Community Banks Cry Foul, but What's Fair?
We're hearing a lot these days from well-run regional and community banks that feel that they are being punished for the mistakes of the Citigroups and the Countrywides.
As you might expect, these bankers find it galling that they've been lumped together in the public mind with bankers who made lousy loans, lost gobs of money and nearly brought down the global financial system. But what adds injury to insult is that these bankers are now being forced, in the middle of a recession, to pay dramatically higher premiums to replenish the government insurance fund that is used to insure bank deposits and rescue failing institutions.
The prudent bankers are right to be angry about having to pay for the recklessness of their competitors. What they conveniently overlook, however, is that their complaints are virtually identical to those being made by their credit card customers who have never missed a payment but are being hit with high interest rates because of the reckless borrowing of others.
After all, if it is unfair for prudent banks to be punished for the sins of reckless lenders, why is it any less unfair for prudent consumers to be punished for the sins of reckless borrowers?
We are now knee-deep in the metaphysics of risk pooling, which, as it turns out, is what both insurance and credit cards are all about.
It is the nature of insurance that those who don't get into traffic accidents or don't set their houses on fire will wind up subsidizing those who do. To minimize this cross-subsidy, which to many looks like unfairness, insurers go to elaborate lengths to calculate, in advance, the probability that any particular policyholder will make a claim, and then reflect that probability in the premium they charge. But while the insurer may be quite certain that there is a one-in-10 chance of a major claim, they don't know which one of the 10 it's going to be.
When a policyholder finally makes a claim, the one in 10 is identified and his premium invariably goes up, but in most cases, even that does not fully recover the cost of the claim. In the end, the cost is passed on to all the other policyholders.
Moreoever, if a crime wave suddenly results in a rash of car thefts or a hurricane blows through an entire community, premiums are likely to go up for everyone. Why? Because there is no other way for the insurance companies to replenish their reserves and survive. The same goes for recessions and bank deposit insurance.
In a similar fashion, credit card companies, using credit reports and other databases, have become extremely sophisticated in calculating the probability that any consumer will default on his payments -- and that probability determines how much credit is extended and at what rate. Once somebody misses a payment, he suddenly identifies himself as the bad risk. The card company raises his rate to reflect that reality and minimize the cross-subsidy from other cardholders.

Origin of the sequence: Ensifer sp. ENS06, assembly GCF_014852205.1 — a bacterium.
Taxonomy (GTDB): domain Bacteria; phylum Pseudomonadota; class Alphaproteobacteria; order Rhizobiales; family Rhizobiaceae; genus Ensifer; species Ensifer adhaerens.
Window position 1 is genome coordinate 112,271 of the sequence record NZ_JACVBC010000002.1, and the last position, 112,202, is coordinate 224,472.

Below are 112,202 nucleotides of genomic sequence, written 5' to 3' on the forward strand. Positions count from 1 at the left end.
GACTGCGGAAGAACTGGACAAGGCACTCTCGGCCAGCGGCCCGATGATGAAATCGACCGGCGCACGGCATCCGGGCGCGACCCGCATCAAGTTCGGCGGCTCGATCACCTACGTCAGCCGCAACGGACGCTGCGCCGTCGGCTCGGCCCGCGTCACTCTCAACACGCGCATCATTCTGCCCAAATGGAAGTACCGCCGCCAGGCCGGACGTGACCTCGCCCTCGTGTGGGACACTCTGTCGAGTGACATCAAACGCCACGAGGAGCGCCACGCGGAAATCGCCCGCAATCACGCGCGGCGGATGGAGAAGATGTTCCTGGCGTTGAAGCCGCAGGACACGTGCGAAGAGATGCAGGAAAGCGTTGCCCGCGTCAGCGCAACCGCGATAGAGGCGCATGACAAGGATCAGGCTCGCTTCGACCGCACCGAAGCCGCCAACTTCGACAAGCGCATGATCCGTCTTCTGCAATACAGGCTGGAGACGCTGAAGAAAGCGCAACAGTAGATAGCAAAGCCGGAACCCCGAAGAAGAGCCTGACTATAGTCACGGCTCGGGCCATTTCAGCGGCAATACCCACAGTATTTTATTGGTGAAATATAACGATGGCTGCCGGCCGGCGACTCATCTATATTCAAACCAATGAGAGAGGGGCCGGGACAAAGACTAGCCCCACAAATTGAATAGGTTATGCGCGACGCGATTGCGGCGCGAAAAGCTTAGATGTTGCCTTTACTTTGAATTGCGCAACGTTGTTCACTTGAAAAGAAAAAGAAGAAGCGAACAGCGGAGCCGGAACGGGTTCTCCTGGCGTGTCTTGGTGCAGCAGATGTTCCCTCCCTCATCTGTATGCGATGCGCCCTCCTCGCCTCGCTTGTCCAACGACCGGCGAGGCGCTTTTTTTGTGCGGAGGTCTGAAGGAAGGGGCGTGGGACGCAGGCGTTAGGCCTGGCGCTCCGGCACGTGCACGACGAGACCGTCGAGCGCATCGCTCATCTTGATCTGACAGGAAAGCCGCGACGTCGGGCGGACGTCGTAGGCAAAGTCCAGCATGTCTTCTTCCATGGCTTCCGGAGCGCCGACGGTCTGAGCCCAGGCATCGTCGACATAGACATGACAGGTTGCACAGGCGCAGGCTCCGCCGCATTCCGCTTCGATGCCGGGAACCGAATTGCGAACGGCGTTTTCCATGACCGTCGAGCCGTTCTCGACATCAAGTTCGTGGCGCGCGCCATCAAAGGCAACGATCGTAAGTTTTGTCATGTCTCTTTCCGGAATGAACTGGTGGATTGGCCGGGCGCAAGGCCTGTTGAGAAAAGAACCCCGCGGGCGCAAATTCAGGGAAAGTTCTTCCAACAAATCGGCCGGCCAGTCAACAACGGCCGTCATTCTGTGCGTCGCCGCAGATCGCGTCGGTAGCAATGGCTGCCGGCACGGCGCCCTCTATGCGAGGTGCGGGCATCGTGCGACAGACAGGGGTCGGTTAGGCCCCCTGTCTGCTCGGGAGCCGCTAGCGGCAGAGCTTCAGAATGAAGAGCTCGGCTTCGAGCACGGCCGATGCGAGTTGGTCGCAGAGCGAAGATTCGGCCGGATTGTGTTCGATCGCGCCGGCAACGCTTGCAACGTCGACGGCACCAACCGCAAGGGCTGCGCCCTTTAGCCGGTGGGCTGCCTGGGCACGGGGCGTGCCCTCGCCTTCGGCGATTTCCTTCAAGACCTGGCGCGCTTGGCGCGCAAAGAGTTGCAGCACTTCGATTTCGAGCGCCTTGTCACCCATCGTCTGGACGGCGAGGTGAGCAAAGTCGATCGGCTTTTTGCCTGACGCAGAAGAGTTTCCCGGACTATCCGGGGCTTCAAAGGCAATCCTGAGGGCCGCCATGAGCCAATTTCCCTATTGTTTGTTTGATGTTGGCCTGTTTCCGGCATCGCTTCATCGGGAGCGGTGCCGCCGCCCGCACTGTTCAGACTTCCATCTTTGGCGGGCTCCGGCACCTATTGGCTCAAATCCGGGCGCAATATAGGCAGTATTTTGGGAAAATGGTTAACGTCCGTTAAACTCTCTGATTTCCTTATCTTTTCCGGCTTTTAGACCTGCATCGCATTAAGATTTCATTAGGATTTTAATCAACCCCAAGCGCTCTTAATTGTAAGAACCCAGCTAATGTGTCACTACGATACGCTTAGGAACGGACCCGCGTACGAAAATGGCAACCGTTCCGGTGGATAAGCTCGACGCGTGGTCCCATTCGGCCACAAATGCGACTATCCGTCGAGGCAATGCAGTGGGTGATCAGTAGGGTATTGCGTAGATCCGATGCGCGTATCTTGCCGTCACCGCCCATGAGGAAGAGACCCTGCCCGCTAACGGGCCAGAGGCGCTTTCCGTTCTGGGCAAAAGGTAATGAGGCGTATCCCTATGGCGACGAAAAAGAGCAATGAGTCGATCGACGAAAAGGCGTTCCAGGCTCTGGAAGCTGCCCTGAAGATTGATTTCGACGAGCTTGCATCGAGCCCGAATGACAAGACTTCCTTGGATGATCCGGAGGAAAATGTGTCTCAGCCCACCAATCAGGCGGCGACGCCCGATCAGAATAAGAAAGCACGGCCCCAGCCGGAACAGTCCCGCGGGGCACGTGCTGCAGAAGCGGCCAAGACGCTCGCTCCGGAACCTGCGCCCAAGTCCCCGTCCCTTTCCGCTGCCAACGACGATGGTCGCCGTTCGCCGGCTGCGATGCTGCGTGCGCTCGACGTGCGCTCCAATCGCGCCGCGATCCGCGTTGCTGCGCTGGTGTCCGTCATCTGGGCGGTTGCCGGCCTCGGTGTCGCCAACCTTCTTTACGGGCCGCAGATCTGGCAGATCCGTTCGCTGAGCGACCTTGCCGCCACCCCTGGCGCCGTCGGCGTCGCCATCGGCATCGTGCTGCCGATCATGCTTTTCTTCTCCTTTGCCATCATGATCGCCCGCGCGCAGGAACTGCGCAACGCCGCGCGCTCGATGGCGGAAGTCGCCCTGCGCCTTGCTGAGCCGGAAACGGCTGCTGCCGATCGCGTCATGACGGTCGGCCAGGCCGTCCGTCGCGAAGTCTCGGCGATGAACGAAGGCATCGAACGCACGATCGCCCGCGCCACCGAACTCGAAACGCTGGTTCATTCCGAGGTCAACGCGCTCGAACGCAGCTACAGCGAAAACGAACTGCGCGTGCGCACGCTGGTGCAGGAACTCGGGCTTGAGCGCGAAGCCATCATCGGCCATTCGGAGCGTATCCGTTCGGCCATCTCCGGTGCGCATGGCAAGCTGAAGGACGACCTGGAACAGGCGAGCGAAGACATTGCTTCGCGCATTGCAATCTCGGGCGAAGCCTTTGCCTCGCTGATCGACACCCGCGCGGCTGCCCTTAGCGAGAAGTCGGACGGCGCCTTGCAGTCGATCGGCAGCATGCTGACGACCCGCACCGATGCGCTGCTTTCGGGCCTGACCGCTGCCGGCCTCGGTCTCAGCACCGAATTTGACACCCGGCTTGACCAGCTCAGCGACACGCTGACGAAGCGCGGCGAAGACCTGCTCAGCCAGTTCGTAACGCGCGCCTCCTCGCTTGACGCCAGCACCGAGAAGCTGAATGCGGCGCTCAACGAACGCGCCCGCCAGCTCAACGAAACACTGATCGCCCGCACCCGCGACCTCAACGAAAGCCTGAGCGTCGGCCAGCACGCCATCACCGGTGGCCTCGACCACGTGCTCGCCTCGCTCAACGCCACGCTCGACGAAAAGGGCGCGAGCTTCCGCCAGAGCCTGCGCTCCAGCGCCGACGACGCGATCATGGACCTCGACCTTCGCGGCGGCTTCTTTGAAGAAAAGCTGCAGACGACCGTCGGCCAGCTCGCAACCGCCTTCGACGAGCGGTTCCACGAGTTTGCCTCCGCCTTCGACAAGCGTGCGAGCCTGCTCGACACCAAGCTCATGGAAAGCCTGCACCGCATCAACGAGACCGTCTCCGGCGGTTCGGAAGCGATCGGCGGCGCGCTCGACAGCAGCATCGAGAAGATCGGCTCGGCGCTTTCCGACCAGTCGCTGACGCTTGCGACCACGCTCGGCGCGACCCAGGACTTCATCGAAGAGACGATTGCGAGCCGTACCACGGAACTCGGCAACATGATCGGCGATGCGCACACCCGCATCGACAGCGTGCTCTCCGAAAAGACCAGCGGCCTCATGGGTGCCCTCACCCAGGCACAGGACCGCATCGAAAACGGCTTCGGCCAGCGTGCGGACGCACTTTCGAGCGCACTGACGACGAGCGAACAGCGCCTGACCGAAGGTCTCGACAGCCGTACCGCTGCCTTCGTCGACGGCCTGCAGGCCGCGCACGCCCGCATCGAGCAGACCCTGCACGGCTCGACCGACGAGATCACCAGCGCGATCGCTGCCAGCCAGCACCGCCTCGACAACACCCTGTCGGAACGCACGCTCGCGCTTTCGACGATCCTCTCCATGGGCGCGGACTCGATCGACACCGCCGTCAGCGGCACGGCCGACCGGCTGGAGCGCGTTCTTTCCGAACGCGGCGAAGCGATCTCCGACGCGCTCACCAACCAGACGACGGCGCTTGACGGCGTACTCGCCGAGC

Of course, if the economy falls into a recession and lots of people suddenly lose their jobs and their wealth, then it's like a hurricane -- the card companies have no choice but to raise rates for good risk as well as bad, or face the prospect of going out of business.
So is any of this fair? If by fairness you mean that people pay only for their own mistakes, or their own bad fortune, then clearly it is not. But if you think about it, that is the nature of any risk-pooling mechanism.
If it were possible to predict which drivers will get into accidents or which banks will fail, and adjust premiums accordingly, then there would be no unfairness, no cross-subsidy -- and no insurance companies. People could simply insure themselves. Alas, life is not so predictable.
That's why the bankers' complaints about higher FDIC premiums ring rather hollow. If they were so prudent and so prescient, they ought to have complained back when they saw their competitors making all those risky loans with insured deposits. Instead, the "prudent" banks were not only silent, but in many instances they joined with reckless colleagues in pushing for lower premiums and lighter regulation. They are now paying for that sin of omission.
By the same logic, consumers shouldn't be surprised that credit card companies are raising rates and lowering credit limits even for cardholders who haven't missed a payment. It may be reasonable for the Federal Reserve or Congress to bar banks and card companies from applying higher rates retroactively to past balances -- after all, a deal is a deal. But consumers should understand that bankers are not simply blowing smoke when they warn that limiting their ability to charge higher rates to riskier customers will result in lower credit limits and higher rates for everyone else. Given the credit card orgy of the past decade, that may be just what we need.
Steven Pearlstein will host a Web discussion today at 11 a.m. at washingtonpost.com. He can be reached at firstname.lastname@example.org.